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In this article, Todd Petersen, CEO of VitalSkin Dermatology, discusses how to protect your practice from financial impropriety in its various forms.
Todd is the Chief Executive Officer of VitalSkin Dermatology, a world-class dermatology and aesthetics practice management firm., Mr. Petersen has over two decades of C-suite experience, including CEO, COO, CFO, and CHRO roles. He is a growth expert with a passion for new entrepreneurial challenges, revenue growth, improving operations, and building teams and partnerships.
Nobody likes to lose money, but according to the American Academy of Family Physicians, 40% of health clinics surveyed have experienced some form of financial crime in the past five years. Additionally, KPMG estimates that the majority of financial crimes are not caught or go unreported, meaning that the reported 40% is likely much higher.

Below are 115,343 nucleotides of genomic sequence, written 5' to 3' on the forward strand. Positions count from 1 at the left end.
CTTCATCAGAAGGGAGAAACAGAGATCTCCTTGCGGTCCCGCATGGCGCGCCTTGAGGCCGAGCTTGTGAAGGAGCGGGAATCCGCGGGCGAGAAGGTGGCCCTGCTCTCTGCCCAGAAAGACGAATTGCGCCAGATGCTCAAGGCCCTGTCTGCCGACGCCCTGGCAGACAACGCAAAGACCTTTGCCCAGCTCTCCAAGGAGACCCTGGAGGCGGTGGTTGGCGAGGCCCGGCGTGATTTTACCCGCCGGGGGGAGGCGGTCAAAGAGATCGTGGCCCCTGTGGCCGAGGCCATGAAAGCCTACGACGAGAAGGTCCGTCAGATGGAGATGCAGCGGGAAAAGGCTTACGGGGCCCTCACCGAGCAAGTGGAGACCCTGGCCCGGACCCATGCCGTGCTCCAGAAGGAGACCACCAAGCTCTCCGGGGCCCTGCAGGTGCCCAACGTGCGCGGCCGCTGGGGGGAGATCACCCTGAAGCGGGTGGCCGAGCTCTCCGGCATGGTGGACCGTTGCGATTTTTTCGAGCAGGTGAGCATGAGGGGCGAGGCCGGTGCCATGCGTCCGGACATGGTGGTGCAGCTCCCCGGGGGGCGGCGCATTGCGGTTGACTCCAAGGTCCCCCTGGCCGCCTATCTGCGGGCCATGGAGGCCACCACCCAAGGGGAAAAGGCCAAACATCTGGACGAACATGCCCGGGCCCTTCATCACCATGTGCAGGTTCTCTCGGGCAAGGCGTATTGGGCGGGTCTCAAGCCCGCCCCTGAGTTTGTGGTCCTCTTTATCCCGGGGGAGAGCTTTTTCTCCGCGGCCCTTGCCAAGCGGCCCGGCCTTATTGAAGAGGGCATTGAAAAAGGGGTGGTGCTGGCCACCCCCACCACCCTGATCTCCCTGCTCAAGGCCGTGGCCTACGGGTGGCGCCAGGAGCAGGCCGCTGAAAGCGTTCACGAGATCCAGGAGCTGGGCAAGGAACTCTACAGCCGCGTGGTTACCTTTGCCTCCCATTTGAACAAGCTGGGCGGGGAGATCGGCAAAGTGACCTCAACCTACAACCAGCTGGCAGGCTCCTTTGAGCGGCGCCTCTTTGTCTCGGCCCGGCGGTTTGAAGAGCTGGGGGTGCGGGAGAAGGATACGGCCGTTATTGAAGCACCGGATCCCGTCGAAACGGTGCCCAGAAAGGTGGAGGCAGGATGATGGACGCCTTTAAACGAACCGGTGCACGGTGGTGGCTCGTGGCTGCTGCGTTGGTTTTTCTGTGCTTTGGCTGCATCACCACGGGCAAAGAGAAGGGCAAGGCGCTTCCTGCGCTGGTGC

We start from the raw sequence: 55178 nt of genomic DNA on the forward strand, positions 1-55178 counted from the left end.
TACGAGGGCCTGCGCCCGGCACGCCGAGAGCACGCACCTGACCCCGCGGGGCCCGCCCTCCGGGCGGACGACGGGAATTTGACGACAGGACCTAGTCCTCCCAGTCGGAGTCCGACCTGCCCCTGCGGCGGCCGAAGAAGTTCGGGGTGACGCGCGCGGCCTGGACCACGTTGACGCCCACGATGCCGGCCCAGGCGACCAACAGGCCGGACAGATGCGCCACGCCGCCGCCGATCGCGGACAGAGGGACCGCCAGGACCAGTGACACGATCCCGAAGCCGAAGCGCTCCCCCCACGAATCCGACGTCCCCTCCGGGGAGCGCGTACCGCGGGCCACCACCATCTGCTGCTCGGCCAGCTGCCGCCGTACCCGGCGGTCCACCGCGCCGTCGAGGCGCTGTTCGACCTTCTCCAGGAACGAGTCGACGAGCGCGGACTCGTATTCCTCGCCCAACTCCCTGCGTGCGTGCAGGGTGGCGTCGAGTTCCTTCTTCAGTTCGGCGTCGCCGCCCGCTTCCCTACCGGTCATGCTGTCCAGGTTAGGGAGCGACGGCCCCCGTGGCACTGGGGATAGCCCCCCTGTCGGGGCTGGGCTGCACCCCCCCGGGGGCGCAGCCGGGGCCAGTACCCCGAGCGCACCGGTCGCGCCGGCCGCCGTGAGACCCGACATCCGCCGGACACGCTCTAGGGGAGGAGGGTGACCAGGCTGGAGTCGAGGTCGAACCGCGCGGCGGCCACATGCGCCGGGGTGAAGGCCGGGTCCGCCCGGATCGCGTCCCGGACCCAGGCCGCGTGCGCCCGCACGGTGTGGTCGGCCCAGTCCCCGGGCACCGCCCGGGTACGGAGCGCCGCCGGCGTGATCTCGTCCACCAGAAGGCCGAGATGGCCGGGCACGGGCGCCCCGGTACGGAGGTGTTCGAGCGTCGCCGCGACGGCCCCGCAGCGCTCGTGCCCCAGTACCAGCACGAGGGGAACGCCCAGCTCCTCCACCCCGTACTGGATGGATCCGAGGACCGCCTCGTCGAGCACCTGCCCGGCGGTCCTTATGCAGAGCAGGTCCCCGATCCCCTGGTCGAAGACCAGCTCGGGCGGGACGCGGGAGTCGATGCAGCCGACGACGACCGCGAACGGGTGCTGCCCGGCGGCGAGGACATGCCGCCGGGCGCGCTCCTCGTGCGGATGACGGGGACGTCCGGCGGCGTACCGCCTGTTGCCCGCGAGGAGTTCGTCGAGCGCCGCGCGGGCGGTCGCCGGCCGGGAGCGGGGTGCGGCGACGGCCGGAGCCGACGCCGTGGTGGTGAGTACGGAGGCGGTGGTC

Financial impropriety is defined as any dishonest, illegal or unethical activity that can result in the loss of capital. Unfortunately, financial impropriety can come from many sources: employees, vendors, patients, and even the owners of the practice. Financial impropriety comes in many forms, but the forms most relevant to medical practices are cash embezzlement, inventory theft, and timecard theft. Fortunately, there are many simple ways to protect against it.
Protecting your practice from cash embezzlement